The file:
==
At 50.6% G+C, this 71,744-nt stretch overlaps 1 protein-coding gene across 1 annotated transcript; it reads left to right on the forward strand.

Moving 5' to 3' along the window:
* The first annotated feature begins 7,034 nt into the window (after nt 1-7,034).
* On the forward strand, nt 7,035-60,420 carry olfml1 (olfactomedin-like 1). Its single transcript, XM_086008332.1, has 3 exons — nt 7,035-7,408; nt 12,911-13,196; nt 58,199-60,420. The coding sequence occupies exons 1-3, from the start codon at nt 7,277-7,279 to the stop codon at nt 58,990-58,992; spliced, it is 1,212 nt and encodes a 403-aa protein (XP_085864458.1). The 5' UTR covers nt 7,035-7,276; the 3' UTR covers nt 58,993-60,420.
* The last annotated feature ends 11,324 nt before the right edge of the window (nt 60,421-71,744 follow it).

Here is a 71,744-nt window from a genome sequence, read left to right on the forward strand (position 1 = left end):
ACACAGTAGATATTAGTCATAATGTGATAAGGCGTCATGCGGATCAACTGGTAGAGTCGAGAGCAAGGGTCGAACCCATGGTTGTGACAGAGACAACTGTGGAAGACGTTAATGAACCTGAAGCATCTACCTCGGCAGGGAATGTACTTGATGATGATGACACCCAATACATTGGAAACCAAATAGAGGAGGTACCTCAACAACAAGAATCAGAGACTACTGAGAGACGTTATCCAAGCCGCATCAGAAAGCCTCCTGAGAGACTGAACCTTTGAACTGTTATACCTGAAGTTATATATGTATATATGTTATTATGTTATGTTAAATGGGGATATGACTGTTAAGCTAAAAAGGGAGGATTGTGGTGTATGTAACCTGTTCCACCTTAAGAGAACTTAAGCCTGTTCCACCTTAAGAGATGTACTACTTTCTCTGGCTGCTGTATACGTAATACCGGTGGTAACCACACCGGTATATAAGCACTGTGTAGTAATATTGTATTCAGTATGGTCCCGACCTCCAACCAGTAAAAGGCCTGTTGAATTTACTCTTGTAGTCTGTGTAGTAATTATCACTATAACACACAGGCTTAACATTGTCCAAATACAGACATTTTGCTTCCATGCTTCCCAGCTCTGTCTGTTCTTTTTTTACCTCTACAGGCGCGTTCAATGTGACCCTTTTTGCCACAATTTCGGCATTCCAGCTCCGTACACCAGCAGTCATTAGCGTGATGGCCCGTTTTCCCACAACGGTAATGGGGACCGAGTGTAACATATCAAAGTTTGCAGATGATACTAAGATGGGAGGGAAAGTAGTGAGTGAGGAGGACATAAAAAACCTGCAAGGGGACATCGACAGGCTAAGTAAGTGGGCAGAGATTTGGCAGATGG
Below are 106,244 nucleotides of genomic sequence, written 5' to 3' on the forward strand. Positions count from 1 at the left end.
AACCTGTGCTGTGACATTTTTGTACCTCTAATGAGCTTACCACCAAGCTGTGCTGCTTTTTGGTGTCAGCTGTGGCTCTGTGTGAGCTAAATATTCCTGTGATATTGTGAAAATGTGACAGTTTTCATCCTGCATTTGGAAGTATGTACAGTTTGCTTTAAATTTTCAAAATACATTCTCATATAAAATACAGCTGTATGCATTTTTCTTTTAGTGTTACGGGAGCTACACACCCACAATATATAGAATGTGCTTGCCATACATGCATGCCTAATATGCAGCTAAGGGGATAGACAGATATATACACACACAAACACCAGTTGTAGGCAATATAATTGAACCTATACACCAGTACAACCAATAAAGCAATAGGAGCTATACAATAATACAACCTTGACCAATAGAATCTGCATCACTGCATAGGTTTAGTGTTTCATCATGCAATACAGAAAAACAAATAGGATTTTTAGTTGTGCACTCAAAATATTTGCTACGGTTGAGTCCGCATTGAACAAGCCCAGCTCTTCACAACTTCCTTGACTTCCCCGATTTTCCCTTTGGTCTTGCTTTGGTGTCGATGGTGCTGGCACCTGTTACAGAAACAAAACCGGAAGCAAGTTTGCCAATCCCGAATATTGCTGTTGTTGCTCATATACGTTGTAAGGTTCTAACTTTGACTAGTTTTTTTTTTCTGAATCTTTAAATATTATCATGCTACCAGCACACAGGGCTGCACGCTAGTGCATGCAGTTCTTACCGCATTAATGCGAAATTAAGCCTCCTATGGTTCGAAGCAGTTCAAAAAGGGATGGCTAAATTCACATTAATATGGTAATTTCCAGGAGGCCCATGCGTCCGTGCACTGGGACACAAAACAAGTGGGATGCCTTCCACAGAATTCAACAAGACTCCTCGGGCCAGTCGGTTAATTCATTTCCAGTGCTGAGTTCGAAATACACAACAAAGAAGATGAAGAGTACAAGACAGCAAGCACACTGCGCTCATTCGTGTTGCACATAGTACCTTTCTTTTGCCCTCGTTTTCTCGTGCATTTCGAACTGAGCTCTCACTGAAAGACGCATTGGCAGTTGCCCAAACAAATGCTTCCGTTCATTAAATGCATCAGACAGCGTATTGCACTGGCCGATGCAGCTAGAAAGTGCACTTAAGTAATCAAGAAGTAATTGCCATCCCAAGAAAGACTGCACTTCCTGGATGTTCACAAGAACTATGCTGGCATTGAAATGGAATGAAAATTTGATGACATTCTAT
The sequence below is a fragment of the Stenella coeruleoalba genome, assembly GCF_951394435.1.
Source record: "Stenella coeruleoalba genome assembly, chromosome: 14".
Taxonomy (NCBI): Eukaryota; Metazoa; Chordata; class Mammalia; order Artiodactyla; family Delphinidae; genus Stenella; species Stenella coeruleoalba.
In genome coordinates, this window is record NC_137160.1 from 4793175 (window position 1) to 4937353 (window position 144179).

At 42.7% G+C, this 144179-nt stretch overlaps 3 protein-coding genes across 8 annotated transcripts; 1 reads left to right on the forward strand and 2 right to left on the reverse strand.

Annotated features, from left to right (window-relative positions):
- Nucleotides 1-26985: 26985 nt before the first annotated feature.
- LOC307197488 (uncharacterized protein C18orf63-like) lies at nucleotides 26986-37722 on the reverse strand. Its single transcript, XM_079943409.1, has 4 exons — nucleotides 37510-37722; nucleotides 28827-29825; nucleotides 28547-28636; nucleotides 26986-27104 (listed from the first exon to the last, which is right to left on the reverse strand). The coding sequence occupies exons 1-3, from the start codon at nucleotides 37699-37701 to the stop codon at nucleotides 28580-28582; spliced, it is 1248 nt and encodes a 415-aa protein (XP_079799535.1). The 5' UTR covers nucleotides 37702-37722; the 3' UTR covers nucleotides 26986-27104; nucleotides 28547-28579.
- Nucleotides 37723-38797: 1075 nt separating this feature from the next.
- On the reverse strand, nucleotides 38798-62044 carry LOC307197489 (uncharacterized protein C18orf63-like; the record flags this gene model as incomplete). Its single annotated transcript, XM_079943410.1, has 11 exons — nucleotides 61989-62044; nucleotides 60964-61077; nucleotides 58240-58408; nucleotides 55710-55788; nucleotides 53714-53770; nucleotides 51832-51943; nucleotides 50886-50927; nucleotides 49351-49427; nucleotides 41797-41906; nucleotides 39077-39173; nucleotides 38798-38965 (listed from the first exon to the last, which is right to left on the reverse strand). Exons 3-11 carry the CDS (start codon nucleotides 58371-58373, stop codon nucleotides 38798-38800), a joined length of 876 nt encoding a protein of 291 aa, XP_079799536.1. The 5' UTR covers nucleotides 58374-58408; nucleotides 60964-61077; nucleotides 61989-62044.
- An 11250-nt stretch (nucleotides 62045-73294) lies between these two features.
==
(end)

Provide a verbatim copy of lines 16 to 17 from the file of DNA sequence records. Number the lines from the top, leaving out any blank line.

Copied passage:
- Nucleotides 1-26985: 26985 nt before the first annotated feature.
- LOC307197488 (uncharacterized protein C18orf63-like) lies at nucleotides 26986-37722 on the reverse strand. Its single transcript, XM_079943409.1, has 4 exons — nucleotides 37510-37722; nucleotides 28827-29825; nucleotides 28547-28636; nucleotides 26986-27104 (listed from the first exon to the last, which is right to left on the reverse strand). The coding sequence occupies exons 1-3, from the start codon at nucleotides 37699-37701 to the stop codon at nucleotides 28580-28582; spliced, it is 1248 nt and encodes a 415-aa protein (XP_079799535.1). The 5' UTR covers nucleotides 37702-37722; the 3' UTR covers nucleotides 26986-27104; nucleotides 28547-28579.